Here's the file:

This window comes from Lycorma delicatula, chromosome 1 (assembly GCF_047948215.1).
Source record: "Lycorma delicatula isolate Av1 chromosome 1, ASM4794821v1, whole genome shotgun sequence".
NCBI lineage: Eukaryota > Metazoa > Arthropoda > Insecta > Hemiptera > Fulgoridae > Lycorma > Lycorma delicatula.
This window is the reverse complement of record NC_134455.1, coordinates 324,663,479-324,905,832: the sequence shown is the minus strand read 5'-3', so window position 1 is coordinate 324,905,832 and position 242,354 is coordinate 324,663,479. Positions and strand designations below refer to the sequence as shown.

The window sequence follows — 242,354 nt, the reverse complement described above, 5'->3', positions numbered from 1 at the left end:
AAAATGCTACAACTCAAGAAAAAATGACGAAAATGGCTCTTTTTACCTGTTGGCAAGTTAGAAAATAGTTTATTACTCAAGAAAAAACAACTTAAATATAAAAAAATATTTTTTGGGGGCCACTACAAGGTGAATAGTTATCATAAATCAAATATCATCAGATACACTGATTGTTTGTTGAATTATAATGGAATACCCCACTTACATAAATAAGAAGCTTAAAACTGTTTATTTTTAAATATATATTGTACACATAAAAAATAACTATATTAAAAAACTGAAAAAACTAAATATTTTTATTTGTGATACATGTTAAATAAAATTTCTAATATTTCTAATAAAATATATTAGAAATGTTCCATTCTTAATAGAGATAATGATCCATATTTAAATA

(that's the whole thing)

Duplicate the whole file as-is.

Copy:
This window comes from Lycorma delicatula, chromosome 1 (assembly GCF_047948215.1).
Source record: "Lycorma delicatula isolate Av1 chromosome 1, ASM4794821v1, whole genome shotgun sequence".
NCBI lineage: Eukaryota > Metazoa > Arthropoda > Insecta > Hemiptera > Fulgoridae > Lycorma > Lycorma delicatula.
This window is the reverse complement of record NC_134455.1, coordinates 324,663,479-324,905,832: the sequence shown is the minus strand read 5'-3', so window position 1 is coordinate 324,905,832 and position 242,354 is coordinate 324,663,479. Positions and strand designations below refer to the sequence as shown.

The window sequence follows — 242,354 nt, the reverse complement described above, 5'->3', positions numbered from 1 at the left end:
AAAATGCTACAACTCAAGAAAAAATGACGAAAATGGCTCTTTTTACCTGTTGGCAAGTTAGAAAATAGTTTATTACTCAAGAAAAAACAACTTAAATATAAAAAAATATTTTTTGGGGGCCACTACAAGGTGAATAGTTATCATAAATCAAATATCATCAGATACACTGATTGTTTGTTGAATTATAATGGAATACCCCACTTACATAAATAAGAAGCTTAAAACTGTTTATTTTTAAATATATATTGTACACATAAAAAATAACTATATTAAAAAACTGAAAAAACTAAATATTTTTATTTGTGATACATGTTAAATAAAATTTCTAATATTTCTAATAAAATATATTAGAAATGTTCCATTCTTAATAGAGATAATGATCCATATTTAAATA